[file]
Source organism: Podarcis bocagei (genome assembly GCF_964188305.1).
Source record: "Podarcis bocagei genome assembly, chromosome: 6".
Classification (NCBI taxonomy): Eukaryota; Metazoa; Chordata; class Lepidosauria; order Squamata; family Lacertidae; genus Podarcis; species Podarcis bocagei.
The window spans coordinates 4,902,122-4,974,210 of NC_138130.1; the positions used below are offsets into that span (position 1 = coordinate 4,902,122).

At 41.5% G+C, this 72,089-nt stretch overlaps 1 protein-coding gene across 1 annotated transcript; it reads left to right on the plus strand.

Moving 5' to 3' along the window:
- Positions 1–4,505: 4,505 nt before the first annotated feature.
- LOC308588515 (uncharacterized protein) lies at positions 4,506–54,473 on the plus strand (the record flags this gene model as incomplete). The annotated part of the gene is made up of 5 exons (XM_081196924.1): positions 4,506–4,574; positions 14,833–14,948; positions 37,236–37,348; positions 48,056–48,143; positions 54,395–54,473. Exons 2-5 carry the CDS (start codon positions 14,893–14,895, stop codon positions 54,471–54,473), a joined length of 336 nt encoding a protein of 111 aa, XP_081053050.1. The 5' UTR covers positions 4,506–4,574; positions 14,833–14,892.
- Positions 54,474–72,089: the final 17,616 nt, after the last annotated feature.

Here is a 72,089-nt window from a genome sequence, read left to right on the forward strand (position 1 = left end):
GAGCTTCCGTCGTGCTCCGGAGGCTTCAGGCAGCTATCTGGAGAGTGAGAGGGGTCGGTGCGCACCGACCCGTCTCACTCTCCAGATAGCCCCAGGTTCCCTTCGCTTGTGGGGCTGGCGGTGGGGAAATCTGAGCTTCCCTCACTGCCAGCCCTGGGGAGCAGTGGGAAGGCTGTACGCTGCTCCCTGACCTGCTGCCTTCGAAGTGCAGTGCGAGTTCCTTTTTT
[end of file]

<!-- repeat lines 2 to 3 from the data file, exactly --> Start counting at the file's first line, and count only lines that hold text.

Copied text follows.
Source record: "Podarcis bocagei genome assembly, chromosome: 6".
Classification (NCBI taxonomy): Eukaryota; Metazoa; Chordata; class Lepidosauria; order Squamata; family Lacertidae; genus Podarcis; species Podarcis bocagei.